With Chandrayaan-3 now safely on the surface of the Moon, there’s much work to be done in the coming days. The planned mission lifetime for both the lander and rover is a single lunar day, which equals just about two weeks here on Earth. After that, the vehicles will be plunged into a long stretch of frigid darkness which they likely won’t survive.
The last time that a human set foot on the Moon, it was December 1972 — when the crew of the Apollo 17 mission spent a few days on the surface before returning to Earth. Since then only unmanned probes have either touched down on the lunar surface or entered orbit to take snapshots and perform measurements.
But after years of false starts, there are finally new plans on the table which would see humans return to the Moon. Not just to visit, but with the goal of establishing a permanent presence on the lunar surface. What exactly has changed that the world went from space fever in the 1960s to tepid interest in anything beyond LEO for the past fifty years, to the renewed interest today?
Part of the reason at least appears to be an increasing interest in mineable resources on the Moon, along with the potential of manufacturing in a low gravity environment, and as a jumping-off point for missions to planets beyond Earth, such as Mars and Venus. Even with 1960s technology, the Moon is after all only a few days away from launch to landing, and we know that the lunar surface is rich in silicon dioxide, aluminium oxide as well as other metals and significant amounts of helium-3, enabling in-situ resource utilization.
Current and upcoming Moon missions focus on exploring the lunar south pole in particular, with frozen water presumed to exist in deep craters at both poles. All of which raises the question of we may truly see lunar-based colonies and factories pop up on the Moon this time, or are we merely seeing a repeat of last century?
The Moon has fascinated humanity for centuries. These days, though, it’s a trial and a bore to go outside and stare upwards to check on the natural satellite. Instead, why not bring the Moon to your bedside with this rotating phase lamp?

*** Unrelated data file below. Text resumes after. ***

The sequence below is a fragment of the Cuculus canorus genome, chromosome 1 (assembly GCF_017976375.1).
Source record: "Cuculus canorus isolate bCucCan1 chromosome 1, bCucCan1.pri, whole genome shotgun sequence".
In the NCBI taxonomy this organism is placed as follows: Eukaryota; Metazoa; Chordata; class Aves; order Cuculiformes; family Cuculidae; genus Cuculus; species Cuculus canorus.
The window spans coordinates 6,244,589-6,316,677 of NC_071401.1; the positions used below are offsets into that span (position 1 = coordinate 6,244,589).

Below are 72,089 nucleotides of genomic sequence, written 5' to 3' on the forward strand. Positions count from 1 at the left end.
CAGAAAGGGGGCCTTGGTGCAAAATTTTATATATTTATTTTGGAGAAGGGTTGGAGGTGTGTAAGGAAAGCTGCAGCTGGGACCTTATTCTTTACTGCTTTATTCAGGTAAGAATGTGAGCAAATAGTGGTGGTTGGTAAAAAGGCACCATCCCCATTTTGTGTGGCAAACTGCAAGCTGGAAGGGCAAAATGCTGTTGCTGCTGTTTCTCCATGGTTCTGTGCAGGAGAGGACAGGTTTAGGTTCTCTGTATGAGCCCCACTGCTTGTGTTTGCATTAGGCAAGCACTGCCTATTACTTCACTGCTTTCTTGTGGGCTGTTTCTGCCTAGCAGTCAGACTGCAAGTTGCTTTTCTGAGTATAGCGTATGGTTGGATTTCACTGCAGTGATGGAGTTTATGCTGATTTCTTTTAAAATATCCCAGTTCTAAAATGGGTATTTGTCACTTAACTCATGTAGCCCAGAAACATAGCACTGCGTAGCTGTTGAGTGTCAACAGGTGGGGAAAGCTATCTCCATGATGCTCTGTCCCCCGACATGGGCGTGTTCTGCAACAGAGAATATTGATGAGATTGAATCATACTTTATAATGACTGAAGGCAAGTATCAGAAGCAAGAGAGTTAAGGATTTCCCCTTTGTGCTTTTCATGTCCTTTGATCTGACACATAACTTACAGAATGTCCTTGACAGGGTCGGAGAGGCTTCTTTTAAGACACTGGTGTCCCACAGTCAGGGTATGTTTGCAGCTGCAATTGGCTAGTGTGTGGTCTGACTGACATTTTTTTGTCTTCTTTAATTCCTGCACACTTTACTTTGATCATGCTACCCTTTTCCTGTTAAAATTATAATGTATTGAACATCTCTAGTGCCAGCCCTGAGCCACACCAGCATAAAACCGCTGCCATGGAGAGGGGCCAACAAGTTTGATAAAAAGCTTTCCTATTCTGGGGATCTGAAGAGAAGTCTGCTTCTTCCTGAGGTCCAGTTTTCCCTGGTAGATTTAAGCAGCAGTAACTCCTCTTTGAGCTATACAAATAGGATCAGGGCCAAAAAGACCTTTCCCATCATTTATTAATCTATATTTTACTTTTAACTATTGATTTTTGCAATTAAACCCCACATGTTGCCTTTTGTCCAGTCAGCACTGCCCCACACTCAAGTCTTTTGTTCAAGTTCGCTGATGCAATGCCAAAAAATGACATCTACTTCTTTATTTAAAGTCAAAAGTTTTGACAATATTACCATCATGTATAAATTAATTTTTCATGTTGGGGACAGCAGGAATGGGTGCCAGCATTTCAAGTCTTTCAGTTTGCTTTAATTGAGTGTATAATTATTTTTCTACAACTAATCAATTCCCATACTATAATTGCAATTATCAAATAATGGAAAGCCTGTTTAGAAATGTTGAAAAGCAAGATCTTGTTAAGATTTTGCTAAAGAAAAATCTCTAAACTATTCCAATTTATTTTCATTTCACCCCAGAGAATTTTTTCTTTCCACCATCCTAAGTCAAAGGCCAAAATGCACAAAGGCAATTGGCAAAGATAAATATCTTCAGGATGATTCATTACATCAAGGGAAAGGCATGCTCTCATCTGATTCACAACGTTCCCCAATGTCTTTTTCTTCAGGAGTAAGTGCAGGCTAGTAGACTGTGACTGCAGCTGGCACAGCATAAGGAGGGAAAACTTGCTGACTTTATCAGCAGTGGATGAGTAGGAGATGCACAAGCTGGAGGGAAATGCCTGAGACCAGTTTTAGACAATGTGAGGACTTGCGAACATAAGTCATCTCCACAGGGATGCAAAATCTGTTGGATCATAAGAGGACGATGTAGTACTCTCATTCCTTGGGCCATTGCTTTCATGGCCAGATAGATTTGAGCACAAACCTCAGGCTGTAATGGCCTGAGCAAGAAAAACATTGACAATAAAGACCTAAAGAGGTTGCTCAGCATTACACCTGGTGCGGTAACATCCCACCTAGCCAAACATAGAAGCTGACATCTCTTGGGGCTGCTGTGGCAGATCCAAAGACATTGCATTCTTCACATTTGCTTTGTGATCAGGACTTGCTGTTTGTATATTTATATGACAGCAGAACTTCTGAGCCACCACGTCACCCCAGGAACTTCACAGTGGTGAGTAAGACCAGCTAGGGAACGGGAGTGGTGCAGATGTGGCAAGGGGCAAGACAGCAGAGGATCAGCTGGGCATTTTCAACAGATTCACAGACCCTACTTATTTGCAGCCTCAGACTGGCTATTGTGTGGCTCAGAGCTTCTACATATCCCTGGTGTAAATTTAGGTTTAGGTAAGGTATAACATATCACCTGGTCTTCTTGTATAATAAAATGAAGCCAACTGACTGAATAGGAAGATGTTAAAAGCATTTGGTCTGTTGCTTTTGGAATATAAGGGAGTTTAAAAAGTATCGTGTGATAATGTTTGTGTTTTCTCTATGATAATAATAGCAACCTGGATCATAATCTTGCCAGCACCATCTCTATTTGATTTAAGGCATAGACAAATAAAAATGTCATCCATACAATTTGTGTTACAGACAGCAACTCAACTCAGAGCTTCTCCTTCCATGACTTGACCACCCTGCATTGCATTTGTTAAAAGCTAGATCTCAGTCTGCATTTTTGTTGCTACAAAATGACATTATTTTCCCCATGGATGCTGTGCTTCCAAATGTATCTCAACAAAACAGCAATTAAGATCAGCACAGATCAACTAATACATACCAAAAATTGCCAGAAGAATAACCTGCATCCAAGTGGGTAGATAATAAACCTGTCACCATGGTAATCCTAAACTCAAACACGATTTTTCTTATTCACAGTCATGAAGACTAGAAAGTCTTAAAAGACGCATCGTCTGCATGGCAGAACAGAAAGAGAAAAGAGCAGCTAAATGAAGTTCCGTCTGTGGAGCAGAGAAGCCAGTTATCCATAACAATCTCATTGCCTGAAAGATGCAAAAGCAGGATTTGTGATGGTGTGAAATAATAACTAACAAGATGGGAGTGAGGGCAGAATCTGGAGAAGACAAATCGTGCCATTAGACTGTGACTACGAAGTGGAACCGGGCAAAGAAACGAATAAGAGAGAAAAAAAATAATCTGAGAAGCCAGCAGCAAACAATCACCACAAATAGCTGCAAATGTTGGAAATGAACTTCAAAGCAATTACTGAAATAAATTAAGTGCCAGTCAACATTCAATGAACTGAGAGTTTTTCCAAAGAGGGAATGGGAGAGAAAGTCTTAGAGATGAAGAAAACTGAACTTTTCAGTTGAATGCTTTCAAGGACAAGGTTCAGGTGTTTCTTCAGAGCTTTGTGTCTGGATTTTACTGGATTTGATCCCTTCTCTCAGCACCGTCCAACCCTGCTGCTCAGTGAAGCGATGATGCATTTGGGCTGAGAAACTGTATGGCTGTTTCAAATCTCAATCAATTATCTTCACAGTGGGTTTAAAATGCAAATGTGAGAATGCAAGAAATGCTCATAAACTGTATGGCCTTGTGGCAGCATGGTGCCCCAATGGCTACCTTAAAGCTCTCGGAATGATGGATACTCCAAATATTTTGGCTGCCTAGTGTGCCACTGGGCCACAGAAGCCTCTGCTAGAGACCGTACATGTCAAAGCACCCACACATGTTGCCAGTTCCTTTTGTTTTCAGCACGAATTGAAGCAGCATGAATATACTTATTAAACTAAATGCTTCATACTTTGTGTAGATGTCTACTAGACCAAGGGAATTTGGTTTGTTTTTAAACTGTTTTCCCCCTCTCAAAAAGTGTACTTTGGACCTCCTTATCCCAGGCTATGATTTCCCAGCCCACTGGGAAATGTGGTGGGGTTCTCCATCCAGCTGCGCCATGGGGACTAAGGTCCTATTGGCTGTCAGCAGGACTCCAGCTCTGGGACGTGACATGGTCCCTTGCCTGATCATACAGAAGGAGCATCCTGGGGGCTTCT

The build comes to us from [payasa_manandhar], who did a good job of replicating the Moon in both form and function. It’s based around a lithophane of the lunar surface, which adequately duplicates the Moon’s grey pockmarked visage thanks to topographical data sourced from NASA. It looks a treat when backlit from the inside. However, this is no mere ornamental lamp. With the aid of a stepper motor controlled by an Arduino, a shade inside the lamp actually rotates to shadow the Moon as per the appropriate phase.
Given the number of spacecraft (both crewed and uncrewed) that touched down on the Moon during the Space Race it’s sometimes hard to imagine why today, with all our modern technology, our remotely operated vehicles seem to have so much trouble not smashing themselves to bits on the regolith surface.
So far only three entities have successfully landed a craft on the Moon’s surface: the government-funded space agencies of the US, USSR, and China. Of them, only China managed to do so on their first try in 2013 (Chang’e-3), and again in 2019 on the far side of the Moon (Chang’e-4). What is the toughest part about a Moon landing is not to get near the Moon, but it’s about getting close to the surface without getting lost. Since there are no navigation satellites beyond those you put up before the landing, and a lot of Moon dust that will be kicked up by any landing rocket engines, it can be tough to gauge one’s exact location and distance to the surface.
In the case of the ispace lander it would appear that it tragically ran out of propellant before it could safely touch down, which is another major concern. Both the US and USSR would smash Moon landers into its surface until the first successful landing in 1966, which makes the manned touchdown by Apollo 11 in 1969 even more impressive.